As for movie viewing, the video player will stretch the image to fit the screen – you’ll lose some of the edging, but it doesn’t look too distorted and is often worth it for the sake of a more close-up view.
The music player includes a link to Amazon’s Music Store (89p per track, on average) and a hub for music-related apps, as well as a 12-setting equaliser. As with other BlackBerrys, there’s no FM radio, but there is 8GB of storage on tap, plus the ability to add another 32GB using a microSD card.
There’s a full version of Documents To Go on board and you can add more apps from BlackBerry AppWorld, which may look a tad anaemic compared to the rude health of Android’s Market or Apple’s App Store, but at least covers the basics. So you’ll find a fair few productivity-related apps and the most popular social networking accoutrements along with a few games. But if you’re an app addict, BB isn’t the way to go at the moment.
The BlackBerry Desktop Software takes a while to fire up but allows you to sync your media as well as your messages and contacts. It’s fairly basic fare, with a workmanlike interface, but gets the job done without fuss – HD videos that can take a few minutes with some phones, only took a few seconds here.
The battery stayed the course, delivering a little over a day of consistent use. And if you're inclined to use this handset as a phone from time to time, the call quality proved to be respectable, with voices rendered well by the on-board loudspeaker.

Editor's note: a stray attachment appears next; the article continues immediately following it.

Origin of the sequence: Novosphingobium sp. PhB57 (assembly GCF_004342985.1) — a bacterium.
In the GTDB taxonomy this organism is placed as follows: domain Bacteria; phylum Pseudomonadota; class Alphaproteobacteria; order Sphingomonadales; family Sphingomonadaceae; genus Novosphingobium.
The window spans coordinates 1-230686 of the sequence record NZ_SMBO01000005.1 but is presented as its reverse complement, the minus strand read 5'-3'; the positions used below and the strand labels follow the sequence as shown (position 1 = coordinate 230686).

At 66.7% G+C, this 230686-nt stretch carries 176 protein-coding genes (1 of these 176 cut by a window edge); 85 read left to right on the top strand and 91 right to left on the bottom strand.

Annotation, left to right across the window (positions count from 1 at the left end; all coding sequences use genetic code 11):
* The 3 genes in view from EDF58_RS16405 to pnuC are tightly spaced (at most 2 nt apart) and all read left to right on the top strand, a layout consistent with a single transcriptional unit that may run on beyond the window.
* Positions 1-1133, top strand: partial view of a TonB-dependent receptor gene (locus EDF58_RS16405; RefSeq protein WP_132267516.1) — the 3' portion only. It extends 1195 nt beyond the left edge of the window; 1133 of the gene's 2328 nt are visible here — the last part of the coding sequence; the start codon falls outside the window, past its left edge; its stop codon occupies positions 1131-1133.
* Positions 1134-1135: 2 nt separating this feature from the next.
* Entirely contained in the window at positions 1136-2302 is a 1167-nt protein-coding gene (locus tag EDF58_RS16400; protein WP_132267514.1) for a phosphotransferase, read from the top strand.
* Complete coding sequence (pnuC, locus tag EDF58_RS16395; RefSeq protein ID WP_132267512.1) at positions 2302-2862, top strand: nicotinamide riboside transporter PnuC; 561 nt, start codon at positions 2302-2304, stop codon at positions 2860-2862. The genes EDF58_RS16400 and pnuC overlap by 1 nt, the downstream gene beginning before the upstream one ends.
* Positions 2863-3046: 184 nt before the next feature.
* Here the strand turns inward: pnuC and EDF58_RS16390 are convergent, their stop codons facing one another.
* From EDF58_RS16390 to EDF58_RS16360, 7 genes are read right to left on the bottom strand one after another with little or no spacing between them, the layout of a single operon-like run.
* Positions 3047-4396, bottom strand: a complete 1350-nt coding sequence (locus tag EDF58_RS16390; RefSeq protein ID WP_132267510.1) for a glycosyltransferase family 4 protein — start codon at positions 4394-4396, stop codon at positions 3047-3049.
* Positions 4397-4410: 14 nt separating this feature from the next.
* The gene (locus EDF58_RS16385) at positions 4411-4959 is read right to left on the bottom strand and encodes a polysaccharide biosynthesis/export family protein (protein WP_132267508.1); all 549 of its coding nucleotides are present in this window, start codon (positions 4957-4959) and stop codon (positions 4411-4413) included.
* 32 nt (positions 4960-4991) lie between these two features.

Some useful enhancements on-board, but not exactly innovative
The Torch 9810's Qwerty keyboard is fine, so there are no surprises there for dyed-in-the-wool BB Messenger fans. Moreover, those already sold on the platform will find the Torch delivers the best of both worlds with its upgraded higher res display being a decent size for browsing, watching movies and gaming too. Indeed, this combination, along with a fairly nifty performance may well win RIM some new friends along the way. ®
More Qwerty Smartphone Reviews
Xperia Mini Pro
RIM BlackBerry Torch 9810
Blackberry's recend ads push "Touch. Type. Together", which is what the Palm Pre and its successors did well.
The playbook, and likely BB's future QNX based phones, have a copy of webOS's cards.
And here, they're launching a portrait slider.
If imitation is the sincerest form of flattery, the original Palm/webOS team should be feeling very flattered ;-)
What a fetid P.O.S. it truly is
I've had one recently and when I quit swearing at it I can swear at RIM for the job they've done with this fecal done.
It is past useless with a horribly inconsistently behaving OS, it will work for days, then not for minutes to hours.
My favourite is I try to dial an international number, E.G. +1 415 555 1212 an it will decide with NO warning to call 01415 555 1212 and I get to annoy someone when least expecting it.
Given this week's RIM Job of how not to run a data service, I'm clicking on my company webpages right now to order an iPhone 4s.
I've had enough of this carp platform, and OS.
BB's New Feature
Sometimes ON Email....
Come on RIM, you realy have to do better or is this all a ploy to get bought by MS?
Have you tried to enter a password on one of these? Unlike with most mobiles you never get to view what you actually typed - not even for a couple of seconds. I can assure you - however 'easy' this keyboard might be according to the sales literature it will take on average 5 attempts to enter any even vaguely tricky password.
I've also had it tell me corporate emails are sent only to find they got sent 'en masse' several days later.